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Shawn Vestal: Property crimes - an unfortunate hallmark of our civic identity - are steadily going down




  • In US
  • 2021-09-26 16:49:00Z
  • By The Spokesman-Review, Spokane, Wash.

Sep. 26-For a long time, we've been a property crime town.

We have violent crime, of course, including last year's disturbing spike in murders. In terms of sheer numbers, though, burglaries, car prowlings and thefts have tended to define Spokane's place on the law-and-order map.

We perennially rank high on lists of cities with the most property crimes. Our police agencies have tackled these crimes in various ways, creating task forces or deploying emphasis patrols to hot spots. For years, the most common complaints about local police was that they didn't respond to lower-level property crimes - and police have sometimes responded by pointing out that they don't have the staffing to investigate them.

But gradually, over the past five years, reported property crimes have gone steadily, dramatically down in the city of Spokane. Comparing year-to-date Spokane Police Department crime reports on the same date for the past five years - Sept. 11 - shows a 37% drop in property crimes.

That's a drop from 12,103 to 7,686 reports.

The numbers have gone down nearly every year in nearly every category of property crime: home burglaries, garage burglaries, commercial burglaries, larceny. There is obviously some impact from the pandemic, but the trend lines were moving in this direction before it arrived.

"When I came into office, property crime was a huge, huge deal," said Councilwoman Lori Kinnear, who chairs the council's Public Safety Committee. "You don't hear people talking about property crime so much anymore."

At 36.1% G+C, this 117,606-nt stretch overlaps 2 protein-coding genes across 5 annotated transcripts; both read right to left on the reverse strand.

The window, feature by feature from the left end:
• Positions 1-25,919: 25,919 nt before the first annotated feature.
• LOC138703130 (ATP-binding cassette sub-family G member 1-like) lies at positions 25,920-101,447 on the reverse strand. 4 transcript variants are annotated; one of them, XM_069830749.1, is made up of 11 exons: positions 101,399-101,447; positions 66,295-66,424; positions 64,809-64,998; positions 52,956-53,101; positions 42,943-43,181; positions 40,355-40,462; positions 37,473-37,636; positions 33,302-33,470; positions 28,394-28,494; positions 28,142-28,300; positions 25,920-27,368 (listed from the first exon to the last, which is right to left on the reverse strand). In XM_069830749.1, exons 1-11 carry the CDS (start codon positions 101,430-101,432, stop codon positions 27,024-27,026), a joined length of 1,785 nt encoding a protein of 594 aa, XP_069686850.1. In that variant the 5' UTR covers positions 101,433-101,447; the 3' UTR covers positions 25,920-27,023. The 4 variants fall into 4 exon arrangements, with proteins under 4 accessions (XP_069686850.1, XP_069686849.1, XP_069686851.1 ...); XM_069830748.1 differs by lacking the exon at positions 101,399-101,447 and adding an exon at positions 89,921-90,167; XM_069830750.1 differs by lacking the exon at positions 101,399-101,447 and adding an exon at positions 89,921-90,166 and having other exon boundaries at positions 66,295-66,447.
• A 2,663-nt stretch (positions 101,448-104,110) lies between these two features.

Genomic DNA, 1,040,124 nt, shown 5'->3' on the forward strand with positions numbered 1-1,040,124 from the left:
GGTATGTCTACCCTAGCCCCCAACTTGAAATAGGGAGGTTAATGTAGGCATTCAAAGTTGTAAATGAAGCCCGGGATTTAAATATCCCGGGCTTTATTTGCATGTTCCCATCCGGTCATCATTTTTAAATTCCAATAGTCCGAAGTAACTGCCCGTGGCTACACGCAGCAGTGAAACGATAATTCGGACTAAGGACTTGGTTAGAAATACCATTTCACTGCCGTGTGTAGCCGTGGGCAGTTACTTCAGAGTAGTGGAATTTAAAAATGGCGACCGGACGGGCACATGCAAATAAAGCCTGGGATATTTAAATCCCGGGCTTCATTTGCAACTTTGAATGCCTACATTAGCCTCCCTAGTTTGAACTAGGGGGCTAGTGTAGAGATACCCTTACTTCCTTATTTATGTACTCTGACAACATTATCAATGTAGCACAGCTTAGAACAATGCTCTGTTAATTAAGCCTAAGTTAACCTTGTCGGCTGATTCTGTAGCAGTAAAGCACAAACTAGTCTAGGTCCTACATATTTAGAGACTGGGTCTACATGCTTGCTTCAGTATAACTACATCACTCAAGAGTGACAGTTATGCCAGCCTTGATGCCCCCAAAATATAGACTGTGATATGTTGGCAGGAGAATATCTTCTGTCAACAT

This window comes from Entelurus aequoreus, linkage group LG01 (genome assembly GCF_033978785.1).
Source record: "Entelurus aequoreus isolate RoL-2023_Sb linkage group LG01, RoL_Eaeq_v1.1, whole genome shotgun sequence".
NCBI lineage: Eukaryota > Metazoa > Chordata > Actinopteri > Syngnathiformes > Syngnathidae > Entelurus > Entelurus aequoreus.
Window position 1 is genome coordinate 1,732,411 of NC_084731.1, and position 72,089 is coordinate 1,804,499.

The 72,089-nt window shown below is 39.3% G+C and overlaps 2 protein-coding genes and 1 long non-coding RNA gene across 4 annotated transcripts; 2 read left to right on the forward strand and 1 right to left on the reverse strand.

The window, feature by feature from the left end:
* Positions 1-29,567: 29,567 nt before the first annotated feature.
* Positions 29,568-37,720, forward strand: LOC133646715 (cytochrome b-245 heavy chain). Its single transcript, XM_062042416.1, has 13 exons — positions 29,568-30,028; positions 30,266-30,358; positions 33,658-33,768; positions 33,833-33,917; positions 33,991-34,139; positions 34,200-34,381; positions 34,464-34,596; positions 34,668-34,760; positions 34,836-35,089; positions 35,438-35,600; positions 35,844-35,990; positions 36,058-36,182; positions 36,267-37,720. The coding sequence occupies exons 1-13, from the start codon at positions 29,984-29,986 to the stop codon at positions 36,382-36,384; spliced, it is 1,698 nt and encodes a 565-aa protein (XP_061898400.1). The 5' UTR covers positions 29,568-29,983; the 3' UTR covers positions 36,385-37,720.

Violent crime has remained relatively flat over the five-year period, declining 1.5%, while showing much more year-to-year volatility. Most notably, homicides have veered from three to seven to four to 14 to eight. The spike in murders last year drove media coverage - in conjunction with the picture painted by police officials objecting to new reform laws and a certain hysterical tone with regard to homelessness - that left the impression that crime in Spokane is skyrocketing.

There are definitely areas of concern. Domestic violence is up 9% and rape is up 4%, but both categories have fluctuated, rather than followed a trend.

But the property crime numbers are steady and clear: Only twice in the past five years was there a year-to-year increase in any category of burglary or larceny.

'People are home more'

Crime statistics can be volatile, and experts warn against reading too much into short-term changes and emphasize the importance of looking at longer-term trends.

These figures are as long term as Spokane crime stats get right now, because the department changed its method of tracking statistics in 2017. (The numbers in this report compare crimes from Jan. 1 to Sept. 11 of each year, in order to make a long-term comparison with the most current reports; year-end statistics show the same pattern, with a 28% drop in property crimes reported between the year-end reports in 2017 and 2020.

The five-year decline in property crimes holds true in the northern precincts (-35%) and southern precincts (-41%). Downtown crime reports have not declined as steeply, but are down 7%.

This trend also tracks nationally, part of steep and long-term declines in crime across the country that have been ongoing since the 1990s.